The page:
DUI, Children and You: What is Mallory’s Law?

Guest Post

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No one should be driving under the influence (DUI) under any circumstances, but especially parents and people with children in the vehicle. Putting children at risk demonstrates a distinct level of irresponsibility that both society and the law take very seriously. This is why, as one of the factors that influence a DUI case, having children in the vehicle is at the top of the list.

Unfortunately, there are countless incidents that are reported on a regular basis that involve adults making the poor decision to drive drunk with children in the vehicle. In fact, it has become so commonplace that many states have enacted, or are in the process of enacting, specific laws that address the issue. One such example is Mallory’s Law in Florida. This proposed drunk driving child endangerment legislation will substantially increase the penalties for driving under the influence with a child in the vehicle.

History of Mallory’s Law

Mallory’s Law was first proposed after a girl called Mallory Homer died as the result of an auto accident that occurred while her parent was driving under the influence in Florida. Her father was charged with reckless driving, aggravated manslaughter of a child and vehicular homicide. After pleading guilty, he was sentenced to 6 years in Florida state prison with 15 years of probation.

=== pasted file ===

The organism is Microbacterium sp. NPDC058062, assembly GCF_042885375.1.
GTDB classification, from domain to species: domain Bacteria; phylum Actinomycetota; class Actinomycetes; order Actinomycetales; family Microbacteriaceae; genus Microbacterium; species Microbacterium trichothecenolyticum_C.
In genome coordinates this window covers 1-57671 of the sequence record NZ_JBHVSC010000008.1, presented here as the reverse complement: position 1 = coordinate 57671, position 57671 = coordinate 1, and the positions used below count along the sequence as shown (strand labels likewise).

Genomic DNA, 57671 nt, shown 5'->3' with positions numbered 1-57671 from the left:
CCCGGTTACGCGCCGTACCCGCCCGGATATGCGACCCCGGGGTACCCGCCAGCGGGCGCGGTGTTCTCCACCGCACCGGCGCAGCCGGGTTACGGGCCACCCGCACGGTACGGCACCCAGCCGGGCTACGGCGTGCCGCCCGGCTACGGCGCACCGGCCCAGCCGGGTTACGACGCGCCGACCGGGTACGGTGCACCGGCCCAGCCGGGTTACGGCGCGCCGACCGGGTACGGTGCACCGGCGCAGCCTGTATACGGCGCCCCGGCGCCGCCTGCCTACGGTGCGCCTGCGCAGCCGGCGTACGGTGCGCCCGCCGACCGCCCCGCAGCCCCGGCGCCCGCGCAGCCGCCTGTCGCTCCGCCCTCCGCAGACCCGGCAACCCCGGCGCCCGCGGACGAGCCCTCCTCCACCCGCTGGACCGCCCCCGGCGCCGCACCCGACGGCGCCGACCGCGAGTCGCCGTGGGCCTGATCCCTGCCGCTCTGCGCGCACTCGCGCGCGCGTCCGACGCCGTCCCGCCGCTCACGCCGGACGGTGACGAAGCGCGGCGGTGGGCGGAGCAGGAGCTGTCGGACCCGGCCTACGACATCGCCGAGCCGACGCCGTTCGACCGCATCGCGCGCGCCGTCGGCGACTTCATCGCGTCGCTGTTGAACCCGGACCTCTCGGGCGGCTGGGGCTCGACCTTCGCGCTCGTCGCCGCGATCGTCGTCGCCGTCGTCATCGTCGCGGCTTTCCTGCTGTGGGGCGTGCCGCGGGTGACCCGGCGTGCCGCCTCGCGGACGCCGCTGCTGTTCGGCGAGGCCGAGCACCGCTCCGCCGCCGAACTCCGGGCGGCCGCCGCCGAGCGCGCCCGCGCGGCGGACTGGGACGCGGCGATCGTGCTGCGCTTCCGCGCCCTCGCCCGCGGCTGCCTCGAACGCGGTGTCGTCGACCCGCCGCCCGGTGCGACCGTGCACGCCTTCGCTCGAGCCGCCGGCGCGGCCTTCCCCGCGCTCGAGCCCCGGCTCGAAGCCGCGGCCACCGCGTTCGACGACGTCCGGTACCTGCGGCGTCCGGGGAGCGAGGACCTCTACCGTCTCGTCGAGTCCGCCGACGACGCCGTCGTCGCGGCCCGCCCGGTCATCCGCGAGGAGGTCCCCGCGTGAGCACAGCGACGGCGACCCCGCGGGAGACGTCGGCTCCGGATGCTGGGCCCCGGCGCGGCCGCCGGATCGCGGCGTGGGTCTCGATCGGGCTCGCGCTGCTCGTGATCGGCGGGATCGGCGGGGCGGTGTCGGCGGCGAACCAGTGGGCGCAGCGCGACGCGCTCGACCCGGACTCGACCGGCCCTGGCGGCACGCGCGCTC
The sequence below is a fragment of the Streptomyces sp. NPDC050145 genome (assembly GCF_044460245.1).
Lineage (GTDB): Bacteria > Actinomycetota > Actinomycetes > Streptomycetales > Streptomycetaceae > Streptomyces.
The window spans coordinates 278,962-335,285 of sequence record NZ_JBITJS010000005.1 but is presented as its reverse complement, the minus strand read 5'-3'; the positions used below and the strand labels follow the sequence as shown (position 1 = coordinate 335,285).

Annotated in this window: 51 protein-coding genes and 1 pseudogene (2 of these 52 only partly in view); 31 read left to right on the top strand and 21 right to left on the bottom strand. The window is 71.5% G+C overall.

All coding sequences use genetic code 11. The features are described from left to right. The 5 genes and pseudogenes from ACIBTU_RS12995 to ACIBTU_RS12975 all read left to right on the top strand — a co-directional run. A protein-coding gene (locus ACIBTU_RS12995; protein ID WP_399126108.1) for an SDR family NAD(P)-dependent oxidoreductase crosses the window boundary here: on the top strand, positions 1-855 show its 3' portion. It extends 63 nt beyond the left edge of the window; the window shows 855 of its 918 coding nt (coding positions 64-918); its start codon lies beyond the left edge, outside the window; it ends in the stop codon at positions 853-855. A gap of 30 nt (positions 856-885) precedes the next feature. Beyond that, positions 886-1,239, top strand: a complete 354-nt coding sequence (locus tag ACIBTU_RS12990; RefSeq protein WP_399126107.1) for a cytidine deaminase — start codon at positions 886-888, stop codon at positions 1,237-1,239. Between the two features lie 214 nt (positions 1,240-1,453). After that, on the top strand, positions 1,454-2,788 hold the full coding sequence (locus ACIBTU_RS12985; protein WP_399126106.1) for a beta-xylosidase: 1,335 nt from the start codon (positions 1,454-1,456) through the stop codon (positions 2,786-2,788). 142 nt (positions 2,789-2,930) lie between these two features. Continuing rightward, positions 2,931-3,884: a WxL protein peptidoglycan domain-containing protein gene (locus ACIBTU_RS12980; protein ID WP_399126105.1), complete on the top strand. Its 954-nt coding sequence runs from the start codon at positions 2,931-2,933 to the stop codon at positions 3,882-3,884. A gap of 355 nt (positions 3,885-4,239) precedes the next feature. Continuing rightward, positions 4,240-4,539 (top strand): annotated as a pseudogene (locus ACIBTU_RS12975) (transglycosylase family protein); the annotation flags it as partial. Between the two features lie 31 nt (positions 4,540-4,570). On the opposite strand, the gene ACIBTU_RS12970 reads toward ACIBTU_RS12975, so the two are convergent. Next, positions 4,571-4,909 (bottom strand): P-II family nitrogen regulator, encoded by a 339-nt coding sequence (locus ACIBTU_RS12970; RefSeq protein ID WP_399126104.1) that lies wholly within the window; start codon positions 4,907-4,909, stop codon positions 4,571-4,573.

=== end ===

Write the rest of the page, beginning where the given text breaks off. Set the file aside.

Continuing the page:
Advocates claimed that Homer’s punishment was not commensurate with the crime that he committed. Therefore, advocates sought to bolster both the minimum and maximum penalties for transporting minors while under the influence and causing injury or death.

The Consequences

Under current criminal statutes, if passengers are under 18 years of age at the time of arrest for DUI, the first offense comes with fines of at least $1,000 as well as 9 months of incarceration. The fines for multiple offenses start at $4,000 and up to one year in jail. As expressed by one Orlando DUI Lawyer in Florida, “A felony DUI involves much more than losing your right to drive for a while; it can mean extended jail time and a financial blow that will seriously impact you and your family for years to come.”